Sports betting is a product which can help gaming operators connect with younger people, says Penn National boss Jay Snowden.
Speaking on CNBC yesterday, Penn National CEO Jay Snowden said sports betting had the potential to reach a younger demographic than traditional casino and invigorate gaming consumers.
He was speaking after sports betting achieved a clean sweep during last week’s vote when referenda in Maryland, South Dakota and Louisiana all got voter approval.
‘Stoolies out to play
All three states will receive a substantial boost in their gaming friendliness as measured by the Wedge Index.
Adding Penn National’s Barstool Sportsbook to the mix will add even more points to each state’s tally.
Barstool Sportsbook is one of the top-ranked competitors according to the Wedge Index sportsbook weighting system.
Snowden suggested casino traffic during the pandemic was also shifting to a younger demographic. Partly this was down to a lack of other live entertainment options.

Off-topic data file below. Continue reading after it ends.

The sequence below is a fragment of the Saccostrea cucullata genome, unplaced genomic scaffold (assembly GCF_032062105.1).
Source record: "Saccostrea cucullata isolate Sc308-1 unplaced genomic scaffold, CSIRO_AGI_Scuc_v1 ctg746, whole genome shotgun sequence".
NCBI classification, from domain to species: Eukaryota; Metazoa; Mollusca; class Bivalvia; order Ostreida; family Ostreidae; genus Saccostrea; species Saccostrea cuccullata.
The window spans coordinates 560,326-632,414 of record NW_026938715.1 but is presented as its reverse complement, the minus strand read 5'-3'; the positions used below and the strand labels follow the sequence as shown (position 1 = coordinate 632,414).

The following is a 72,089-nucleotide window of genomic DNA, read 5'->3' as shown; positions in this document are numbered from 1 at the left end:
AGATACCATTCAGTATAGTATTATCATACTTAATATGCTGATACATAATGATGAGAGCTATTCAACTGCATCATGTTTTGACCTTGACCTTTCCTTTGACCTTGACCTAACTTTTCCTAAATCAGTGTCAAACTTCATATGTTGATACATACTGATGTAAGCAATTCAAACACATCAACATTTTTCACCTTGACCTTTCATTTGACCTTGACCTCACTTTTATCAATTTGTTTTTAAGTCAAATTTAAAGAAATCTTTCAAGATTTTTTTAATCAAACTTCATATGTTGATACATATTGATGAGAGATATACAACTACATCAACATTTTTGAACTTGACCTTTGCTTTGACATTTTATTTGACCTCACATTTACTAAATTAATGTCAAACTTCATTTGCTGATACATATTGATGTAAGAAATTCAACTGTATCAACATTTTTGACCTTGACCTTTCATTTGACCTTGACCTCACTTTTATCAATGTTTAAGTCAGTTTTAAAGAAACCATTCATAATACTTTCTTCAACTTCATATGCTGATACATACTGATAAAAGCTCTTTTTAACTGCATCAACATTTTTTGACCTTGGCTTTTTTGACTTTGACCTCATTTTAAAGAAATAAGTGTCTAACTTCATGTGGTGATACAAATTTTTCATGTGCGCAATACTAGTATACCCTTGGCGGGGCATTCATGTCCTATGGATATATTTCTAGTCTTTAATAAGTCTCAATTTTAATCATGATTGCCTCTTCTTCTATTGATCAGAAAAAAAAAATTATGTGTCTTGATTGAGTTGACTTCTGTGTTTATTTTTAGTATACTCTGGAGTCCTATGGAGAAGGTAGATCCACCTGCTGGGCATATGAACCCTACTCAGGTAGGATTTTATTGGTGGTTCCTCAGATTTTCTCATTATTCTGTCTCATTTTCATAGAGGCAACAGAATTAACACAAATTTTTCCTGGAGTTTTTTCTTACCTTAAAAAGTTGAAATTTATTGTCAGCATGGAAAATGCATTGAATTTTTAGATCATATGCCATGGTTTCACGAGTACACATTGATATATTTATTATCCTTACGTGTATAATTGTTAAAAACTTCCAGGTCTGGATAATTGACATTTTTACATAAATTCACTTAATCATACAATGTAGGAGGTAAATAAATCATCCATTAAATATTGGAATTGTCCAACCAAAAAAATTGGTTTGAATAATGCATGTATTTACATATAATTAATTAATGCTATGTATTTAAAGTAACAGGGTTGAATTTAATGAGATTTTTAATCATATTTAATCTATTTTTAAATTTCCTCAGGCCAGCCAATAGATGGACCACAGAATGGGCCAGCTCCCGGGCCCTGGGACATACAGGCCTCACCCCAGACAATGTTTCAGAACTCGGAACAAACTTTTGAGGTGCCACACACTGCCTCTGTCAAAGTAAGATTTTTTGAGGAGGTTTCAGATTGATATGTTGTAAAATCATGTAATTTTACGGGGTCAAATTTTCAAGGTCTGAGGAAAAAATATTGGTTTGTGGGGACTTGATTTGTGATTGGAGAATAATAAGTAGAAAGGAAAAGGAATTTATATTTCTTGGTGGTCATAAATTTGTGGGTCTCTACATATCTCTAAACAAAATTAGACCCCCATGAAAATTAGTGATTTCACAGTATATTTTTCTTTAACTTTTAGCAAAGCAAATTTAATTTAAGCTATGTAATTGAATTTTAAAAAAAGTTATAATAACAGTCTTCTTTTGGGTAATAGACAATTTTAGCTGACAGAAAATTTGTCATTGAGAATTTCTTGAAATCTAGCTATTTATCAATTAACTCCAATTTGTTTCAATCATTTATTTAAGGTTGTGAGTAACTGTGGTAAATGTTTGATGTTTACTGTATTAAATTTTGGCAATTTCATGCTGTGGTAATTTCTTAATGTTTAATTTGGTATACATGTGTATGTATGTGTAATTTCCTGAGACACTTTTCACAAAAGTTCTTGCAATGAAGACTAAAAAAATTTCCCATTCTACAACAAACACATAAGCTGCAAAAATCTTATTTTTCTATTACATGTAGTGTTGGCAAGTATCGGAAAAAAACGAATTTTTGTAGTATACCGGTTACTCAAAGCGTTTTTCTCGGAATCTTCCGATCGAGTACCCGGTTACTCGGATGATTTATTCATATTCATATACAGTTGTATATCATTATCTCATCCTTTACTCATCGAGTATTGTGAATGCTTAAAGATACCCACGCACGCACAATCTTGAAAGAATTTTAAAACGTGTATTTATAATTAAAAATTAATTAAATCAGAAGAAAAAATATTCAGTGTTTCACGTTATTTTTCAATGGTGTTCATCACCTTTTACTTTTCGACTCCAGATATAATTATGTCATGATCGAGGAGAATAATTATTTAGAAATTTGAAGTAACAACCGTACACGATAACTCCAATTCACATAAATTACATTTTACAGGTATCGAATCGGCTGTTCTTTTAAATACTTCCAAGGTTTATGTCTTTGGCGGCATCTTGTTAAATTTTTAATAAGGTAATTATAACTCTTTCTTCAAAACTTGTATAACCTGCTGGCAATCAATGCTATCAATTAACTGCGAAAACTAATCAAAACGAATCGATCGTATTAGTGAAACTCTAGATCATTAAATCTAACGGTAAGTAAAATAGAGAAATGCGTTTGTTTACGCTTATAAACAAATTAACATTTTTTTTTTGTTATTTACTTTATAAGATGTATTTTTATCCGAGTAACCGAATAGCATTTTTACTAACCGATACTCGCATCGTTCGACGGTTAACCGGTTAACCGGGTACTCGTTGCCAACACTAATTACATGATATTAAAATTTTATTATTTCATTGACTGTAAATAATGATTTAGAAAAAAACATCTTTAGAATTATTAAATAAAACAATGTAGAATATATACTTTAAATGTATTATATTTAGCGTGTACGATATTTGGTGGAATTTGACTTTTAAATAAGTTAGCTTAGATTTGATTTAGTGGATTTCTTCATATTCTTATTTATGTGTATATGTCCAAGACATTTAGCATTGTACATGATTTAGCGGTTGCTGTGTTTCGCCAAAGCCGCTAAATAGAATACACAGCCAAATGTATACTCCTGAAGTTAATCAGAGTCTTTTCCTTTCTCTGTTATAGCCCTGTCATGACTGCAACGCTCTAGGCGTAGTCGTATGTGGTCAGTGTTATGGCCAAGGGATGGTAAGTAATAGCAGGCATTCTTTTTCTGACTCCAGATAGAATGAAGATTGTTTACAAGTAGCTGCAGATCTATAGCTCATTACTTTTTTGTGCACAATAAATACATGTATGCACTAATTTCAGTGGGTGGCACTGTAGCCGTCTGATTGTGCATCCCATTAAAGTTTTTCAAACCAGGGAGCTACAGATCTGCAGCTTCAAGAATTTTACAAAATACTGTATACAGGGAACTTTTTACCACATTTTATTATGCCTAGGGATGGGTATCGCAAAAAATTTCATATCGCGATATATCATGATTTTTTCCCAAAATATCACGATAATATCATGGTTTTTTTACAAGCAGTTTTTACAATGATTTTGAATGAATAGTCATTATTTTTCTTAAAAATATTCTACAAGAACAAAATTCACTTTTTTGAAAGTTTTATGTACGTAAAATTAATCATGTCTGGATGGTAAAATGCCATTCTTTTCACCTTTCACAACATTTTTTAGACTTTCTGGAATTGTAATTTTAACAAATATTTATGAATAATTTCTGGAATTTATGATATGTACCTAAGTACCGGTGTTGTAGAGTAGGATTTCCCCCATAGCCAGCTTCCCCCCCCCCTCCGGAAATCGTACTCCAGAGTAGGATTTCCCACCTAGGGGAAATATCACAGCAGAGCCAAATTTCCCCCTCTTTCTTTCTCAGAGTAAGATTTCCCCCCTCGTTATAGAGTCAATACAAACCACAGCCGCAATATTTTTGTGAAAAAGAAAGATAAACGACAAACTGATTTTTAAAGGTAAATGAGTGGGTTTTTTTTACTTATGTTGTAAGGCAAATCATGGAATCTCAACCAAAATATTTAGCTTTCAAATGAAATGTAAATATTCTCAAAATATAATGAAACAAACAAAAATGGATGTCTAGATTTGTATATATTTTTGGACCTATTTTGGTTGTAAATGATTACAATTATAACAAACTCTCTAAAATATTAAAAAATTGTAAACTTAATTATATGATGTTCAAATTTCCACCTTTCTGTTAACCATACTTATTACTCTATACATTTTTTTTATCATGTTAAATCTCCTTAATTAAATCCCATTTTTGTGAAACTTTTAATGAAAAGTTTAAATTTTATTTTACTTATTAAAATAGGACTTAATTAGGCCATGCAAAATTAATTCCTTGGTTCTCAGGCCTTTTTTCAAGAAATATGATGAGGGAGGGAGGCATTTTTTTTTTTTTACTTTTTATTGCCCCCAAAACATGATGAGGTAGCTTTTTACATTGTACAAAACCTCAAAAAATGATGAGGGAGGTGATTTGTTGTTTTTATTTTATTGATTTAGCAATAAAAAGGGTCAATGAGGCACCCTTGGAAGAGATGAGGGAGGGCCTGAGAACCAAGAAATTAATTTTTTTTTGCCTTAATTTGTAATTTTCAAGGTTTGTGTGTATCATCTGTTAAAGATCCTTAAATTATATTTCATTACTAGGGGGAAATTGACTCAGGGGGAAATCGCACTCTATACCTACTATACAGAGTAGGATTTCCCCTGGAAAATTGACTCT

“Really what this opportunity lays out for Penn National Gaming and the industry at large is we’ve got this young audience that are coming into casinos because there are less forms of entertainment like concerts and sporting events,” he told CNBC.
“They’re coming into casinos and having a great time.”
Penn National’s Barstool Sports launched in New Jersey initially and recently debuted in Pennsylvania, where it help drive a 27% rise in revenue.
Penn also launched its first Barstool-branded retail sportsbook at the Ameristar property in Black Hawk, Colorado in early November.
Snowden told CNBC that the younger bettors attracted to sports was a “new audience” for Penn.
However, he added that once a COVID-19 vaccine was widely available he expected to see the 55-and-over demographics “feel more comfortable leaving the home more often, coming back to the casino”.
Snowden isn’t alone in thinking casinos could be a winner once a vaccine becomes available.
When the news came through of the breakthrough from Pfizer earlier this week, gaming shares zoomed upwards as investors piled in.